3) Nuclear agreements must be in place at a political level for the storage of those weapons in other countries; in 2005 the nations with which the US had agreements were
- Belgium
- Germany
- Italy
- Netherlands
- Turkey
- United Kingdom
   (NB: not Greece)


4) It isn't just physical security; a Munitions Support Squadron would need to be present in Deveselu Romania to handle the weapons, which is not the case.

5) They're gravity-bombs, Deveselu Air Base no longer has a full runway (not sure how many feet are left); the ballistic missile defence facility is built on top of part of it.

6) Additionally, how would the B-61s be transported there?  Normally the Americans do not ship nuclear weapons by ground, they are flown in by heavy transport (C-5/C-17); but without an air strip capable of handling those planes, no such transit would be possible. @natehale notes that McChord AFB has the only nuclear airlift unit capable of moving the B-61 nuclear weapons from Incirlik, and there have been no reports of any movements of heavy transport from McChord.  Plane-spotters are very diligent; someone would have seen something.

But hey, don't believe me; follow the foremost the experts in the field and make up your own mind.

Hans Kristensen (@nukestrat) is the Director of the Federation of American Scientists Nuclear Information Project, and foremost expert in this field globally.

Jeffrey Lewis (@ArmsControlWonk is the Director of the East Asia Nonproliferation Program, at the Middlebury Institute of International Studies and columnist for Foreign Policy Magazine.

Late breaking, Georgi Gotev (@GeorgiGotev) the Senior Editor of the original news outlet to run with this story explains his decision to run with the fake news here.  Thanks.  Your ignorance on the topic clearly absolves you of any fault in being party of distributing misinformation from the Russian media propaganda machine.  You were targeted by Russian intelligence to distribute this story, that paints Romania in a poor light, and furthers the Russian narrative that Romania is a threat to Russia.  First the ballistic missile shield facility, now nukes? This paints the picture that Romania is the enemy and will be a target of future Russian aggression.  Well done.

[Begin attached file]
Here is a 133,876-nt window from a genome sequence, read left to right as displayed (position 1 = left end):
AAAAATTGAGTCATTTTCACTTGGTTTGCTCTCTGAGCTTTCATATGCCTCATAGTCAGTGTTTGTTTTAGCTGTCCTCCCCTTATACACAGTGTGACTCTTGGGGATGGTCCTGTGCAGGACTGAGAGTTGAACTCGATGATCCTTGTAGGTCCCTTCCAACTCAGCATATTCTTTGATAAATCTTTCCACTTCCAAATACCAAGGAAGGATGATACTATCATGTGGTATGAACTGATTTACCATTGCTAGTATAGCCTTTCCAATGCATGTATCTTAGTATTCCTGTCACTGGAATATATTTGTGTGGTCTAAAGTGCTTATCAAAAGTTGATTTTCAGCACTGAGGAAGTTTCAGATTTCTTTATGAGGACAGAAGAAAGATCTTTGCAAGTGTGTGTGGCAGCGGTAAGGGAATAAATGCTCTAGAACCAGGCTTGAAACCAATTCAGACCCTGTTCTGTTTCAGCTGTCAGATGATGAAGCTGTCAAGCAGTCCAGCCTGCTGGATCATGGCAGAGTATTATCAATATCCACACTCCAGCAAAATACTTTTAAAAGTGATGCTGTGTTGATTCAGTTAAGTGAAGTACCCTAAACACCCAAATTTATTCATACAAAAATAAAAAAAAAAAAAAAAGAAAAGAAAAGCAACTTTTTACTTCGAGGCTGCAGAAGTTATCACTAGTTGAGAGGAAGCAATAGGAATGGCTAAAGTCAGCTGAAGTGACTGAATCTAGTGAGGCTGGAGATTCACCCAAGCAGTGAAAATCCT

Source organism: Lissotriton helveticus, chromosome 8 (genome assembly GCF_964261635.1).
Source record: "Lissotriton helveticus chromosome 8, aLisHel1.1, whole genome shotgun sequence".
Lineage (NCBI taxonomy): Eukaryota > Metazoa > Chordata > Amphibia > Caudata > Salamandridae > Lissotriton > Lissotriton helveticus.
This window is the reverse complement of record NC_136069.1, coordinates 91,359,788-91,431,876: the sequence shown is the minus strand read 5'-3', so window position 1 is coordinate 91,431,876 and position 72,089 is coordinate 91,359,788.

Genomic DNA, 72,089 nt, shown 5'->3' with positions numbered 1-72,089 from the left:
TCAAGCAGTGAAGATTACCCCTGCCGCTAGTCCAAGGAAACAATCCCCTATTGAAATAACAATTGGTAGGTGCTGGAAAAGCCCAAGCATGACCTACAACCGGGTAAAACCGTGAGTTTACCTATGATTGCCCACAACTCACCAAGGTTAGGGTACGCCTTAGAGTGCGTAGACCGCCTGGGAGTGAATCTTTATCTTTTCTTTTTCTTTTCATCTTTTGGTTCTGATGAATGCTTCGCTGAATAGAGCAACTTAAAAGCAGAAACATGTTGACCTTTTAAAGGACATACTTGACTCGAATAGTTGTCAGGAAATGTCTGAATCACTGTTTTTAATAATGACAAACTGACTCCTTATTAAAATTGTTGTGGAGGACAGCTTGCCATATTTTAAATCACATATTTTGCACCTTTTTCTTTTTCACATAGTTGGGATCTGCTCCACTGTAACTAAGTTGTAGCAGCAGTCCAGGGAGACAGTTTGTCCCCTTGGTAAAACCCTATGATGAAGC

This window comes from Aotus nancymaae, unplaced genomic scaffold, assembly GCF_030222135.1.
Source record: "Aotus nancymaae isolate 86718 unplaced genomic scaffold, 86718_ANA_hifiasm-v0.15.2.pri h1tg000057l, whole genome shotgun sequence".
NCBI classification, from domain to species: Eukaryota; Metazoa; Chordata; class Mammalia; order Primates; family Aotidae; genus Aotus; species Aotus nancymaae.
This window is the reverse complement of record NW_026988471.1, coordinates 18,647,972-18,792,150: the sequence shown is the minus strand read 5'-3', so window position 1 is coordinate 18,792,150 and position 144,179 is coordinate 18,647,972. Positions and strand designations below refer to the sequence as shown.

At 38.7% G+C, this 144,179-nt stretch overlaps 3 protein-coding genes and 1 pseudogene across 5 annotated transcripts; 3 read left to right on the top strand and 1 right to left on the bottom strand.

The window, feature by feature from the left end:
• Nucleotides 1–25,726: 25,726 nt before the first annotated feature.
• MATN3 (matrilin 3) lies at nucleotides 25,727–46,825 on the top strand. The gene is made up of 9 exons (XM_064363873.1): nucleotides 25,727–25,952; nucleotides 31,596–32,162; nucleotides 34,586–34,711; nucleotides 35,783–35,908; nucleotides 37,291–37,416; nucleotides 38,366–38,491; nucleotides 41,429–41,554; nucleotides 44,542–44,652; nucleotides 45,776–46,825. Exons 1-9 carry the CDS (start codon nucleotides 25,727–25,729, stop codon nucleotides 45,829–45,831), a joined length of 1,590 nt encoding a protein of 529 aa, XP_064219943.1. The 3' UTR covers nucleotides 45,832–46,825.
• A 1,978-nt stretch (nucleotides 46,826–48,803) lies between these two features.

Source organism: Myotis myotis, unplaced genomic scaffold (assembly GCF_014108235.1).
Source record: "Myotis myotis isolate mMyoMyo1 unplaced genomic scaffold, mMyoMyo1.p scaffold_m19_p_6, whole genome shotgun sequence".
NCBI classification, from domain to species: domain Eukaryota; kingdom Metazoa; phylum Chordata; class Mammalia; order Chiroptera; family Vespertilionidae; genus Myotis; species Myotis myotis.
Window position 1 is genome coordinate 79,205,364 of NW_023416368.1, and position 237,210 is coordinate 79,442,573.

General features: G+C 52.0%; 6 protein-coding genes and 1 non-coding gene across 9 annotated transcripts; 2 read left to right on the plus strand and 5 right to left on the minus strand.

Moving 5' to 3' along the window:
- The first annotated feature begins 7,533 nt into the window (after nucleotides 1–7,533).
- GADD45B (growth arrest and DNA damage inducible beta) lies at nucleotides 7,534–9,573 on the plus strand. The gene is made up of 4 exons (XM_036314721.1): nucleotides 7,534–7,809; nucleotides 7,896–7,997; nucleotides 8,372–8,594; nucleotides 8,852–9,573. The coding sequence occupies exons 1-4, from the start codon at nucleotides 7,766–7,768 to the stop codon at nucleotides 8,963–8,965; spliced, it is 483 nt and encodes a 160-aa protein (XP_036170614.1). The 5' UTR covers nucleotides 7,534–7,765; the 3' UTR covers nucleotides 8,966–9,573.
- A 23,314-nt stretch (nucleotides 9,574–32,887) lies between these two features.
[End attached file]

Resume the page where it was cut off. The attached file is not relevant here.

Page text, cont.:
July 18, 2016

Senate bill calls for restrictions on Russian Open Skies Treaty overflights of the US

On July 14th 2016 a Simple Resolution was passed in the Senate. The sponsor of this bill was Tom Cotton, Junior Senator from Arkansas (R). Being a Canadian, the term Simple Resolution was foreign to me, but it doesn't seem to be a law, but more of a finger-wagging statement, which says:
S.Res. 544: A resolution expressing the sense of the Senate regarding compliance enforcement of Russian violations of the Open Skies Treaty.
"... it is the sense of the Senate that— (1) restrictions upon the ability of Open Skies Treaty aircraft to overfly all portions of the territory of a State Party impede openness and transparency of military forces and activities and undermine mutual understanding and confidence, especially when coupled with an ongoing refusal to address compliance concerns raised by other States Party subject to such restrictions; (2) it is essential to the accomplishment of the purpose of the Open Skies Treaty that Open Skies Treaty aircraft be able to observe the entire territory of a State Party in a timely and reciprocal manner as provided for under the Open Skies Treaty; (3) the Russian Federation’s restrictions upon the ability of Open Skies Treaty aircraft to overfly all portions of the territory of the Russian Federation constitute violations of the Open Skies Treaty; and (4) for so long as the Russian Federation remains in noncompliance with the Open Skies Treaty, the United States should take such measures as are necessary to bring about the Russian Federation’s return to full compliance with its treaty obligations, including, as appropriate, through the imposition of restrictions upon Russian overflights of the United States." (ref here and here)
This Bill is a politically motivated punitive measure spurned on by lobbyists for the defence industry, under-informed politicians looking to score points riding the Red Scare wave, political appointees, and the head of the DIA, who I've written about before (cited below). For a host of reasons, like desperate caged animals, the these people have been rabbidly spreading the narrative of a renewed Red Scare of Russia, and trying to convince the American people that Russians are spying over the US with these "treaty overflights". Further, they state these overflights have now become "vital tools" for Russia's intelligence collection, even though the plane's cameras produce 30cm resolution photos, which are similar in resolution to commercial satellite photos.